I frequently see both residents and attendings inappropriately using ketamine for agitated patients. Inappropriately both by giving it when it is unecessary and giving it in poor fashion when it is indicated.
Our guest today is Reub Strayer
(@). He is the author of EMUpdates.com. His research and clinical interests include checklists and standardization, airway, legislative work on the treatment of opioid dependence, and an approach to opioid misuse in the ED.
Reub breaks agitated patients down in to 3 groups:
1. Agitated, but Cooperative
Not a problem in the ED. Oral medications or non-pharm techniques.
2. Disruptive without Danger
Use standard anti-psychotics and sedatives, with the understanding that Haldol 5mg and Lorazepam 2 mg given IM will take a long time for full effect and even then, may not provide adequate sedation. There are better choices for this group:
- Droperidol monotherapy 5-10 mg IM or 5 mg IV
- Droperidol 5 mg + Midazolam 2mg IM or IV in the same syringe
- Olanzapine 10 mg IM (Needs Resp Monitoring)
- Olanzapine 5 mg + Midazolam 2 mg IM or IV (Needs Resp Monitoring)
- Haldol 5 mg + Midazolam 2 mg IM or IV (will be slower than the other choices)
If using standard 5/2 (haldol and lorazepam IM), too much time for effect and impatience leads to the wrong subsequent choice, i.e. giving ketamine to this group.
3. Disruptive and Dangerous
- dangerous to staff, dangerous to self
- danger is relative to the resources of the location
Danger could be due to
- The agitation itself or
- An underlying condition that the agitation is preventing from being treated (and may be the cause of the agitation, e.g. tension pneumothorax)
Dividing Line Question: Would you consider intubation to control the situation if ketamine was not available? Reub calls this the Ketamine Litmus Test.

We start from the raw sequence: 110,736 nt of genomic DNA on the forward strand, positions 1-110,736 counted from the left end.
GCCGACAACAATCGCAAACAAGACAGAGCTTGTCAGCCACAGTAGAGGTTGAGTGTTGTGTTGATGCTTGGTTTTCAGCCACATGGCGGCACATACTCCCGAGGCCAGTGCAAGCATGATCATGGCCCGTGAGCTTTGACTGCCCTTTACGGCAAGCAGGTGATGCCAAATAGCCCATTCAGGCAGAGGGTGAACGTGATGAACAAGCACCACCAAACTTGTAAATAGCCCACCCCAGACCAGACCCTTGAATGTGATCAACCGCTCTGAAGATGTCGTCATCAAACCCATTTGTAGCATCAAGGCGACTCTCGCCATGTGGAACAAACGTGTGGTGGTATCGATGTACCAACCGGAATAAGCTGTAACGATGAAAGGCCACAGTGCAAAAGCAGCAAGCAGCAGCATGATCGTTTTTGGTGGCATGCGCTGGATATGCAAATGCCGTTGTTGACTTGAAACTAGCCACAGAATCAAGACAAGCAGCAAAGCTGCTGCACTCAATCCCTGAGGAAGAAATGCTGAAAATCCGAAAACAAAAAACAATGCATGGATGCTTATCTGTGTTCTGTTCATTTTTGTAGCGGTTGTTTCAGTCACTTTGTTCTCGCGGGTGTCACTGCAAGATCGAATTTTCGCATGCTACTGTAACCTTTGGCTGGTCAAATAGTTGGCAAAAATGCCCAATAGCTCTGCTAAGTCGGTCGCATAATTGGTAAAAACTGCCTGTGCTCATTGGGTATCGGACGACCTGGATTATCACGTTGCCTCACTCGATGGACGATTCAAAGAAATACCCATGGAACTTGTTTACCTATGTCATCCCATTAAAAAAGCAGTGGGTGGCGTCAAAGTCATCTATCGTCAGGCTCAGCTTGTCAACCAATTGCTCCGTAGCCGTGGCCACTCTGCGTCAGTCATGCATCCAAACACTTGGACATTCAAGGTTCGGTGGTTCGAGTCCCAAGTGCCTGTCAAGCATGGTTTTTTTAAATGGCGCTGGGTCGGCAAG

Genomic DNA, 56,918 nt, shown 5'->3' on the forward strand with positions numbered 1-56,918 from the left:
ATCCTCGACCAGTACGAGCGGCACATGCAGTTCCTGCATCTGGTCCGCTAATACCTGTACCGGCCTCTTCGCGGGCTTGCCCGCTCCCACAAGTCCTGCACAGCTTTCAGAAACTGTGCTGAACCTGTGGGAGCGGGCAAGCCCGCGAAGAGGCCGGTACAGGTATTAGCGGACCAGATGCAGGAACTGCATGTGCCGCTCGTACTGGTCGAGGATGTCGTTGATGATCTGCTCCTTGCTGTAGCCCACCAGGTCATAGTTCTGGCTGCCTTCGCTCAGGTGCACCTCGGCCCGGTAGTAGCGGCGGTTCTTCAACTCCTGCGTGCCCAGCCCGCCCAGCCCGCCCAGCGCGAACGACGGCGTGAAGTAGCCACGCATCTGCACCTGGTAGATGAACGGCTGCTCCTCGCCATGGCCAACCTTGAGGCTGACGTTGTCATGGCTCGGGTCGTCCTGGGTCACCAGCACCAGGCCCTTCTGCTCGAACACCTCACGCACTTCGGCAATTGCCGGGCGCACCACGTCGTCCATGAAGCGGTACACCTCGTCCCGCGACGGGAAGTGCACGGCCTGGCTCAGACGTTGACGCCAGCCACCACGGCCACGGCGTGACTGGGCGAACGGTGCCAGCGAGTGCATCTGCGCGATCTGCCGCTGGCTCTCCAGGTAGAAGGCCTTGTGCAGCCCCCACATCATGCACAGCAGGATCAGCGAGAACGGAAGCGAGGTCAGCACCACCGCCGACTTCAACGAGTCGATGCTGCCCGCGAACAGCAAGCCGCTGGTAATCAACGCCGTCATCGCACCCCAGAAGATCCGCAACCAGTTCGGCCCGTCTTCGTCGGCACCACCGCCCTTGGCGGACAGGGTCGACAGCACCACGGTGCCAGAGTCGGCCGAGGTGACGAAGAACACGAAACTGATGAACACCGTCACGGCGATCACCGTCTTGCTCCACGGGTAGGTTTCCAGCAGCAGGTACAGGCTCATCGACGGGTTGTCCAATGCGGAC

Ketamine takedown must be treated as Procedural Sedation (1:1 nursing observation)
Intramuscular Medication Administration
- Can go through clothes if you need to [Fleming et al.]
- Reub states maximum volume of up to 20 mls per injection
Ketamine Brain Continuum
- Cole, Jon B., Johanna C. Moore, Benjamin J. Dolan, Alex O’Brien-Lambert, Brandon J. Fryza, James R. Miner, and Marc L. Martel. “A Prospective Observational Study of Patients Receiving Intravenous and Intramuscular Olanzapine in the Emergency Department.” Annals of Emergency Medicine 69, no. 3 (March 2017): 327-336.e2. https://doi.org/10.1016/j.annemergmed.2016.08.008.
- “Intravenous Midazolam-Droperidol Combination, Droperidol or Olanzapine Monotherapy for Methamphetamine-Related Acute Agitation: Subgroup Analysis of a Randomized Controlled Trial – PubMed.” Accessed August 30, 2020. https://pubmed-ncbi-nlm-nih-gov.eresources.mssm.edu/28160494/.
- Khorassani, Farah, and Maha Saad. “Intravenous Olanzapine for the Management of Agitation: Review of the Literature.” The Annals of Pharmacotherapy 53, no. 8 (2019): 853–59. https://doi.org/10.1177/1060028019831634.
- Martel, Marc L., Lauren R. Klein, Robert L. Rivard, and Jon B. Cole. “A Large Retrospective Cohort of Patients Receiving Intravenous Olanzapine in the Emergency Department.” Academic Emergency Medicine: Official Journal of the Society for Academic Emergency Medicine 23, no. 1 (January 2016): 29–35. https://doi.org/10.1111/acem.12842.
- Podcast 060 On Human Bondage and the Art of the Chemical Takedown
- Podcast 185 Disruption, Danger and Droperidol by Reub Strayer
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